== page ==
Nishimura, as usual, incorporates as much absurdity as possible in the film, starting with the movie’s titles that appear after almost half an hour has passed. Furthermore, the zombie boxer, the guards with the peculiar helmets, and a fighting scene involving a kind of pole dancing are only a few of the irrational scenes and notions appearing here.
Nishimura’s usual aspects are also present: constant bloodbaths, surreal humor, impressive battles and a rudimentary effort for social remark, specifically concerning drugs and racism.
Eihi Shiina as Kika is remarkable as usual.
24. The Whispering of the Gods (Tatsushi Ohmori, 2005, Japan)
This particular movie engages the theme of Christianity in Japan. However, the presentation is so onerous that the director was forced to screen it in a mobile, traveling theatre, bypassing the Motion Pictures Ethics Comittee.
The movie wastes no time in presenting what is about to follow, since in one of the initial scenes, a priest is praying while a young retainer gives him a hand job. The cleric’s name is Kamiya and he is the leader of this community that practically functions as a farm, although its rules are those of a Christian monastery. The attendant is Rourou, who has found refuge in the community due to his former crimes, as is the case with plenty of the staff.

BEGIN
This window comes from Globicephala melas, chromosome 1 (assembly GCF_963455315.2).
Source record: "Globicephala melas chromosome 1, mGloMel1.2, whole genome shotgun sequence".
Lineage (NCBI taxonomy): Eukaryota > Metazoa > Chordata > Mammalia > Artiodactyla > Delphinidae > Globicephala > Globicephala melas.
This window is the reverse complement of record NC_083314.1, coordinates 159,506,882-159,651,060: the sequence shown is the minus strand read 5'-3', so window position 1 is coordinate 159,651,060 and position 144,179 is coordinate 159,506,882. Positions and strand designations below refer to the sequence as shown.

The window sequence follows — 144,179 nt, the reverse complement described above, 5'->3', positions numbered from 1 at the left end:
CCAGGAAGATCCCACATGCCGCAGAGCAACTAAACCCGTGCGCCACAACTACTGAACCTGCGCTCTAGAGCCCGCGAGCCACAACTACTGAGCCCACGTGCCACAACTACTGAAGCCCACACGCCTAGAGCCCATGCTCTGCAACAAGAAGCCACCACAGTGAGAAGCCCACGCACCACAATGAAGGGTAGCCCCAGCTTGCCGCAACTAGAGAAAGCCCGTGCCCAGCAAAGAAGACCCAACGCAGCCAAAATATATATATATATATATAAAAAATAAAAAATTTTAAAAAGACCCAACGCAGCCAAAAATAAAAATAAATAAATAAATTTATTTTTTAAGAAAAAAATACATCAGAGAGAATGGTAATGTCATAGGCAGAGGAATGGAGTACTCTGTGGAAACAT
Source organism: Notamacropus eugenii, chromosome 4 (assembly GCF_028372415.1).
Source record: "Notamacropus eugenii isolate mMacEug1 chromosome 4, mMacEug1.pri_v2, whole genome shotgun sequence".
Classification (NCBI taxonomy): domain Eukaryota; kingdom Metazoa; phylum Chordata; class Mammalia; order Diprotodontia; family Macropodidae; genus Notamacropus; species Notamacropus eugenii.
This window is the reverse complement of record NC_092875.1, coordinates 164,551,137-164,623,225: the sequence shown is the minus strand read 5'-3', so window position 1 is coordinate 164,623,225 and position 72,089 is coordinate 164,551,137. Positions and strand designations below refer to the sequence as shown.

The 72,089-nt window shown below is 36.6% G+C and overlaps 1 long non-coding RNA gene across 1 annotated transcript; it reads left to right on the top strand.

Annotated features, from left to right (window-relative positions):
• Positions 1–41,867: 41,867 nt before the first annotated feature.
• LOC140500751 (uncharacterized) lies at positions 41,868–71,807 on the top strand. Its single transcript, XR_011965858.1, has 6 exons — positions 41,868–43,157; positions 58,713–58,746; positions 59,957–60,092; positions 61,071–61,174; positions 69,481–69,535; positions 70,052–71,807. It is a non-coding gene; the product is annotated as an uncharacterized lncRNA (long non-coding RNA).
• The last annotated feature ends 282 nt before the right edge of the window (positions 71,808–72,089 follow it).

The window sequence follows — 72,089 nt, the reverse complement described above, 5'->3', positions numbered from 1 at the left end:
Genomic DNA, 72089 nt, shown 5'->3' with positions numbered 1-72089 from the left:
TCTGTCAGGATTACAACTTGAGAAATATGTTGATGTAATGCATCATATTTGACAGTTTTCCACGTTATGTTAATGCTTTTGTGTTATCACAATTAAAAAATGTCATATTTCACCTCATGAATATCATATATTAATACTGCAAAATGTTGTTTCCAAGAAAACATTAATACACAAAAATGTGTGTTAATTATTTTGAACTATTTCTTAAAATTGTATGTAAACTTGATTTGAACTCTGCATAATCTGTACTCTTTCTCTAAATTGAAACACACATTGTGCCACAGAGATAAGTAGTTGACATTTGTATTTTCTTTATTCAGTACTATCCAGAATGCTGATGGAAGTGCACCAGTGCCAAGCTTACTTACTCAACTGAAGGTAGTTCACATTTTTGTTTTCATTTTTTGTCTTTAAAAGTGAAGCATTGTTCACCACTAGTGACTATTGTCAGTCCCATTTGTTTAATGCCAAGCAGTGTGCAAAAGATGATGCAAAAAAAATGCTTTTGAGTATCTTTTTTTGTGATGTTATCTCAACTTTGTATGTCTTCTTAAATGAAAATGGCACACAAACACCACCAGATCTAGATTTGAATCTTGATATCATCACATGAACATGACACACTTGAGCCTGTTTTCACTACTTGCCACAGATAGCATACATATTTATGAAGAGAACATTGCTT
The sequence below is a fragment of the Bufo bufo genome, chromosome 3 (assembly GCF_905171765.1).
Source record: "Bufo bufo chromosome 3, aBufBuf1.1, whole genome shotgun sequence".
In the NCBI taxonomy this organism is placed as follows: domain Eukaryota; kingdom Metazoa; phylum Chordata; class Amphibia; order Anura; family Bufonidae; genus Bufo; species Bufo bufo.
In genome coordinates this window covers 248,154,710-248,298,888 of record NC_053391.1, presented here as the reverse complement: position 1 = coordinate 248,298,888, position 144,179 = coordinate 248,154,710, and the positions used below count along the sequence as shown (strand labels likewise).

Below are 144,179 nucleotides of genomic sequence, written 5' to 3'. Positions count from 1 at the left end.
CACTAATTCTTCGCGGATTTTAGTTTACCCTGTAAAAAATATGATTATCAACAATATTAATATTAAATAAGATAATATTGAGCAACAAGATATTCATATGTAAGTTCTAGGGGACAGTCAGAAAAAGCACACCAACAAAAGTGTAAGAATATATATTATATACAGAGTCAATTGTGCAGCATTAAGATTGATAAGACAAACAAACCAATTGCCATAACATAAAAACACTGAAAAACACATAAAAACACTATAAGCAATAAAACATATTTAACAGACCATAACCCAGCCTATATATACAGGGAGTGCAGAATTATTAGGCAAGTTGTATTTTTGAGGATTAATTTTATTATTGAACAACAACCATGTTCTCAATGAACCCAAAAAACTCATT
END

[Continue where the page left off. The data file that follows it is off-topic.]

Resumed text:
The only prerequisite for an individual to join is to accept the authority and the discipline that, in this case, are translated as systematic abuse from the superiors to the workers. The only one who seems untouched by the rules is Rourou, who takes advantage of it all.
Tatsushi Ohmori presents the relationships between the members of the community, where a number of extreme sexual acts are incorporated, including forced fellatio and bestiality. Moreover, a plethora of blasphemous events are taking place in the farm.
Evidently, the film is tough to watch due to its obscenity, and the slow pace of Ohmori’s direction adds to the fact. However, beyond that, “The Whispering of the Gods” incorporates a number of magnificent shots in the snow and the two protagonists, Hirofumi Arai as Rou and Renji Ishibashi as Father Kamiya, act with utter competence.
25. Tokyo Zombie (Sakichi Sato, 2005, Japan)
This preposterous and surreal movie revolves around two workers at a fire extinguisher plant: Fujio, who has an Afro, and the bald-headed Mitsuo. The two spend most of their shift slacking instead of working, a practice that entails jiu-jitsu practice.
When their boss discovers them, they accidentally kill him and dump his body in a toxic waste field, called Black Fuji. Subsequently they run away in a van; however, through Black Fuji, an army of zombies emerges and begins to attack the living. The two protagonists struggle to survive the onslaught by using their jiu-jitsu techniques.
Sakichi Sato directs a film that starts as a comedy about zombies, yet quickly becomes a post-apocalyptic splatter film. Nevertheless, the comic and slapstick elements never leave the picture. Beyond that, “Tokyo Zombie” incorporates significant violence, a number of minor sociopolitical remarks and B-movie aesthetics, all of which result in a peculiar, however extreme zombie farce.
Author Bio: Panos Kotzathanasis is a film critic who focuses on the cinema of East Asia. He enjoys films from all genres, although he is a big fan of exploitation. You can follow him on Facebook or Twitter.